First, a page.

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Trump wants to cut billions from the NIH. This is what we’ll miss out on if he does.

Is spending money at the NIH a good deal? The research is incredibly clear: Yes. 

NASA / Flickr
Brian Resnick is Vox’s science and health editor, and is the co-creator of Unexplainable, Vox's podcast about unanswered questions in science. Previously, Brian was a reporter at Vox and at National Journal.

The Trump administration’s 2020 budget proposal is out, and one thing is obvious: The administration doesn’t think spending at the National Institutes of Health is a very good deal.

The budget suggests cutting $4.5 billion, around 11 percent of the agency’s 2019 budget. We should say that estimates of the total cut reported by different news outlets range from $4.5 billion to $6 billion. Some of the stated figures in the budget document might be wrong. “The most defensible number ... might be -$4.9 billion,” Matthew Hourihan, R&D budget analysis director at the American Association for the Advancement of Science, says in an email. But he’s still figuring it out. In any case, it’s a lot of money.

Congress will have to approve the budget, and that is not a given. Recall that in 2017, President Trump asked the Republican-controlled Congress to slash $7 billion from the NIH over two years. Instead, Congress opted to increase the agency’s budget by $2 billion. Now that Democrats control the House of Representatives, a $4.5 billion cut seems even less likely.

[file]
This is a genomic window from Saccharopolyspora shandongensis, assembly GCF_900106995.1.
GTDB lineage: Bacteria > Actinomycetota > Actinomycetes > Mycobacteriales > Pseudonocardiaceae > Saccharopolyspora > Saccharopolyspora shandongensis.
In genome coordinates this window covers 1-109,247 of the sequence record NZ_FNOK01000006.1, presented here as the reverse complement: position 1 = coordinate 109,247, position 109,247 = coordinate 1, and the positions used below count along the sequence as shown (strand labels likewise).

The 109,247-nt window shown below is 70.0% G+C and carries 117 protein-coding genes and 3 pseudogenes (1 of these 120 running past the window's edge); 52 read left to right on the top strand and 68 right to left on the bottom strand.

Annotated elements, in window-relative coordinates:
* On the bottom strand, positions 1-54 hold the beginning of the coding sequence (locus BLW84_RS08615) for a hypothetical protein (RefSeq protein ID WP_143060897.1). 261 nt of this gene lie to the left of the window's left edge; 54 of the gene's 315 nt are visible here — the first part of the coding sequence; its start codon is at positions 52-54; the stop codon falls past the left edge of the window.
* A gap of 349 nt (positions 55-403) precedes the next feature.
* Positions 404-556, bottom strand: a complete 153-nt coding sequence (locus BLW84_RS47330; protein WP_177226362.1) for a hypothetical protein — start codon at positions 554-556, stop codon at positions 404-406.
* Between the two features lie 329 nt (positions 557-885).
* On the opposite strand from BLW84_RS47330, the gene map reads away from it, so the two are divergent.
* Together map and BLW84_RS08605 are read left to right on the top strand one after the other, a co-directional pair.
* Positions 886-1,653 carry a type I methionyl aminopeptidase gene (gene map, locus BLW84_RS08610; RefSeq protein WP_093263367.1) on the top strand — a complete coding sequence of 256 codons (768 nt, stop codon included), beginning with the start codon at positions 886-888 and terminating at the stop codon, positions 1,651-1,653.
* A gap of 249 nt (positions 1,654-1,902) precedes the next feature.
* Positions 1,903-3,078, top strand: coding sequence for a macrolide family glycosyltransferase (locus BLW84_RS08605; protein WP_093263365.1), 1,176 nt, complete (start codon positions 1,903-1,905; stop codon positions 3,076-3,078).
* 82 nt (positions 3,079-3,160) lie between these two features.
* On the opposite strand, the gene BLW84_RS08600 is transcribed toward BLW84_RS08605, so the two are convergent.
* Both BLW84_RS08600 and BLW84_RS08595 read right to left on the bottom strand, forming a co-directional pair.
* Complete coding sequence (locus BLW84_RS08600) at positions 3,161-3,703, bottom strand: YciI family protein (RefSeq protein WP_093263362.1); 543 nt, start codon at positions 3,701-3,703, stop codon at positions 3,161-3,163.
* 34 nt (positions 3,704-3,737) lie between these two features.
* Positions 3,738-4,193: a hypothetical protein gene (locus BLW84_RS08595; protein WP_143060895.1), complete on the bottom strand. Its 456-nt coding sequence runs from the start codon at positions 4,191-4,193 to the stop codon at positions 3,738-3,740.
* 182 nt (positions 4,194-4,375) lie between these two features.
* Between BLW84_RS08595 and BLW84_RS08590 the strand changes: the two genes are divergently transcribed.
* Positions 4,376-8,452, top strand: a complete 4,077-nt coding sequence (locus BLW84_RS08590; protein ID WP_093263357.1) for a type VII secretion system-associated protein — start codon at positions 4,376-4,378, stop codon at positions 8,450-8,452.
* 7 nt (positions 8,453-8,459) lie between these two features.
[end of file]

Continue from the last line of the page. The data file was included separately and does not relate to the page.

The president’s budget request isn’t law but instead gives the public a sense of where the White House’s priorities lie. This year, they are not with funding scientific research. The budget also contains a $1 billion cut to the National Science Foundation, as Science reports.

In the past, the White House has justified cuts to the NIH by implying it engages in wasteful spending. “Only in Washington do you literally judge the success of something by how much money you throw at the problem, not actually whether it’s solving the problem or coming up with anything,” then-press secretary Sean Spicer said in 2017.

But we can judge the success of the NIH by measures other than the amount of money being spent there. For decades, scientists have been studying a version of this precise question: “What does public spending on biomedical research actually buy us?”

A lot, it turns out. So let’s run through some of the evidence.

Here’s what money spent at the NIH “buys” us. Spoiler: It’s good stuff.

A neuron (green and white) in an insect brain (blue).
NICHD/N. Gupta / Flickr

The NIH isn’t just a research campus in Bethesda, Maryland. It’s the major funder of biomedical research in universities across the country. Around 80 percent of the NIH budget goes to these grants.

Turns out giving money to some of the nation’s smartest people to answer tough problems in medicine and biology generates some good products and ideas, and stimulates the economy.

1) New patents for drugs, medical devices, and other technologies

In 2017, Science published a study looking at the impact of NIH grants over a 27-year period.